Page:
So break it up into manageable steps. Set deadlines, plan and be disciplined and the fear will begin to dissipate. It’ll never quite leave, and that’s a good thing. If you’ve lost that worry every time you hit the big button, you’ve stopped caring completely.
Allow yourself to find your voice before you worry too much about what your audience thinks. Don’t allow yourself to become demoralised. As soon as you feel confident in the content you’re publishing, take a look at the stats that show how your audience is responding to it, begin to tune the areas that need work, and suddenly the blog will begin to sing.
Be prepared for criticism and learn to love it. Get an editor to help smooth out your thoughts and spot the mistakes that you’re going to make before a piece goes live. Public comments aren’t always going to be rosy so learn what should be ignored and what should be taken on board.
Starting to put words on paper is the easiest way to get moving. If you keep writing, soon it will become second nature and the rest will come.
Dorene Wharton will join Shane on Tourpreneur next month as part of a series on blogging. This will cover the topics that tour operators could blog about
Stay Tuned for Part 2 of our Essential Blogging Strategy for Tour Operators
Dorene Wharton is the Head Marketer and Strategist at Travel Life Media, a company helping accommodation, tour, and event businesses better market their brand through multimedia and video.
Dorene has more than 25 years of experience in brand strategy, marketing, and communication through website copy. She previously worked for DW Consulting as their Business Development and Marketing Strategist and Top Drawer Creative as their Advertising and Marketing Account Director. She has a Bachelor of Commerce in Marketing and Economics from Haskayne School of Business. Her base of operations is in Columbia, where she lives with her husband while running their business with remote working and location-independent teams.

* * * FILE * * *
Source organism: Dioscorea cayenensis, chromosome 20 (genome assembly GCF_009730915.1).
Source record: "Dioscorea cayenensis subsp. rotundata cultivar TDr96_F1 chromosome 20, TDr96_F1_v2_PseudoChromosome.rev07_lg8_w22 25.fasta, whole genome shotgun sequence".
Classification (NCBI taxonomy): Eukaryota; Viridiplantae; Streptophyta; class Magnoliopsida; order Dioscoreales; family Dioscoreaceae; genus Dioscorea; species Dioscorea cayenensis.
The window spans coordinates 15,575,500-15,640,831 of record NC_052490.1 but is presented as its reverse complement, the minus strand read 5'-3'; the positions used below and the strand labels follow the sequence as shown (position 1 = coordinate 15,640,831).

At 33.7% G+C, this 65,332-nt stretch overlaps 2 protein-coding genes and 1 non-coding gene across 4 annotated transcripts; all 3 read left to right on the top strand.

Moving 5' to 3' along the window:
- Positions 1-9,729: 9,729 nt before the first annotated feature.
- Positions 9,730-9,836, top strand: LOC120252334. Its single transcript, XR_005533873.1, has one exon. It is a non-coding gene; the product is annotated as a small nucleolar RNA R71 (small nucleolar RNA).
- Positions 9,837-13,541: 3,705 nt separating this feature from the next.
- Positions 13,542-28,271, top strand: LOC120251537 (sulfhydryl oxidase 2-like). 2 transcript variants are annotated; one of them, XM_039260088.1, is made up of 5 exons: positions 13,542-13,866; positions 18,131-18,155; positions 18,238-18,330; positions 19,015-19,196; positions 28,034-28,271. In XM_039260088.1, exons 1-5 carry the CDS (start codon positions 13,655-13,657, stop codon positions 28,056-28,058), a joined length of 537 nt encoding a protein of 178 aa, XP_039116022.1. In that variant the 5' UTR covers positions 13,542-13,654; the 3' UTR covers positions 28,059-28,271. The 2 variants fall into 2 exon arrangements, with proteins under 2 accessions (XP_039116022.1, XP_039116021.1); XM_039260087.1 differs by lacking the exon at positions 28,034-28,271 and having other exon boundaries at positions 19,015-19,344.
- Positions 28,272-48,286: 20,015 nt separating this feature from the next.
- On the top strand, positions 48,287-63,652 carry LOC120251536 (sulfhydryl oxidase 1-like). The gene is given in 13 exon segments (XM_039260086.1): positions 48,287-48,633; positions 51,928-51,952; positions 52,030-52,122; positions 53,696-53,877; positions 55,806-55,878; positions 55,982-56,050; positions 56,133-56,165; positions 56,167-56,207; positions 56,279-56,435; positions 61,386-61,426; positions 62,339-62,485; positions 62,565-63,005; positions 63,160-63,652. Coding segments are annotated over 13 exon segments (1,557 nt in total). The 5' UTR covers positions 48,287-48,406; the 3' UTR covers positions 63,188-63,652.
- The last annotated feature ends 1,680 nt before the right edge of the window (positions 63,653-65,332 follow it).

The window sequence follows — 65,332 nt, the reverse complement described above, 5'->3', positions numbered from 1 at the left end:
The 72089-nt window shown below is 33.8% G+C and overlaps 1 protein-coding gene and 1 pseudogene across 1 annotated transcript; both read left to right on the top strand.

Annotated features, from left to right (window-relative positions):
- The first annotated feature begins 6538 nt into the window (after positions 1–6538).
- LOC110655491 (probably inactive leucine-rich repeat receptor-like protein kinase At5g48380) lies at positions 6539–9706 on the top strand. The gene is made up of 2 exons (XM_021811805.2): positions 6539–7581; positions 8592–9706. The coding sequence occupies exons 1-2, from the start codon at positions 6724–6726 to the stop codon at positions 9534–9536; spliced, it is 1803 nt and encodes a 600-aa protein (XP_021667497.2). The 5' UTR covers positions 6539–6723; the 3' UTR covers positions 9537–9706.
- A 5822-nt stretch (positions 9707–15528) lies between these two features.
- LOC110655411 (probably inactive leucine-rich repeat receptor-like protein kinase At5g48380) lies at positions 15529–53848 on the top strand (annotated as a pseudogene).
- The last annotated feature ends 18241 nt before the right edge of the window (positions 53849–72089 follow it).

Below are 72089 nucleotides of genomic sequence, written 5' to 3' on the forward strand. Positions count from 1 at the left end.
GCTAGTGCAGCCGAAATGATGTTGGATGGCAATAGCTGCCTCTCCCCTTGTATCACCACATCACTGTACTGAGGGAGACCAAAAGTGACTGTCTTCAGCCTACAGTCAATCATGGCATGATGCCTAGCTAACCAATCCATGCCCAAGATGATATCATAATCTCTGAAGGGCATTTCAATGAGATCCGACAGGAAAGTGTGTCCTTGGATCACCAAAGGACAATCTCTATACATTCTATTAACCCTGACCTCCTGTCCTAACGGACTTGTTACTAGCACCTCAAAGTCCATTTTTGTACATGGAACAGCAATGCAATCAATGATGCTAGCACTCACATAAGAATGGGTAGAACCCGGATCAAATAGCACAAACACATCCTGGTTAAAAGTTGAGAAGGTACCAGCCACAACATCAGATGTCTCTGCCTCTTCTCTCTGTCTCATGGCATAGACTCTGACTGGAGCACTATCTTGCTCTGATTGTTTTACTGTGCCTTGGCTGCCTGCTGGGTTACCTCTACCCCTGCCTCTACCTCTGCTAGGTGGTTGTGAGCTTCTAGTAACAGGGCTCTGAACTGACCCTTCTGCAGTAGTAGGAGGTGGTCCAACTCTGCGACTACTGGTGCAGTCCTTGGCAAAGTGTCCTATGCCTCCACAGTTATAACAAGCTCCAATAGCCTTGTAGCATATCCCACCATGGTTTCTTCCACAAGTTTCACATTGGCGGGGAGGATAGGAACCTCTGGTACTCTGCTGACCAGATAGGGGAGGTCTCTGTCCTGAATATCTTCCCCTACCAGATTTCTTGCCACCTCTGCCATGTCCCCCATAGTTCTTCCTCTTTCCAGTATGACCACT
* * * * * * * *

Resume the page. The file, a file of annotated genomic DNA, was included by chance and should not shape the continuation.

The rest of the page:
This week on Tourpreneur, Blogging Tips for Tour Operators
- Key questions to ask yourself before starting a blog
- Getting over the fear of making your voice heard
- Using blogging to improve your website SEO and build your credibility as a tour operator
- Leveraging your blog posts for other types of content
- Identifying your blog’s target audience
- The importance of discipline and consistency when blogging for your business
- What to consider when troubleshooting low-performing blog posts
- Mentally preparing yourself for constructive criticism and how to handle harsh criticism
- How blogging for your tour business can really impact your company’s growth
- The pros and cons of working with ghostwriters and guest bloggers
Some of Our Favorite Quotes about blogging for tour operators:
- “I like to think of blogging as a really good jump-off point for a lot of things.” – Dorene Wharton
- “We think the pressure is high, but the pressure is relatively low because of the nature of the medium.” – Dorene Wharton
- “Your blog doesn’t have to be a thought-leadership type of piece. It can very much be a piece that’s about giving information.” – Dorene Wharton
Check out an earlier episode with Dorene on the Tourpreneur podcast. Dorene reveals her copywriting tips for tour operators.
Connect with Dorene Wharton:
- Travel Life Media
- Travel Life Media on LinkedIn
- Travel Life Media on Instagram
- Travel Life Media on Facebook
- Travel Life Media on Twitter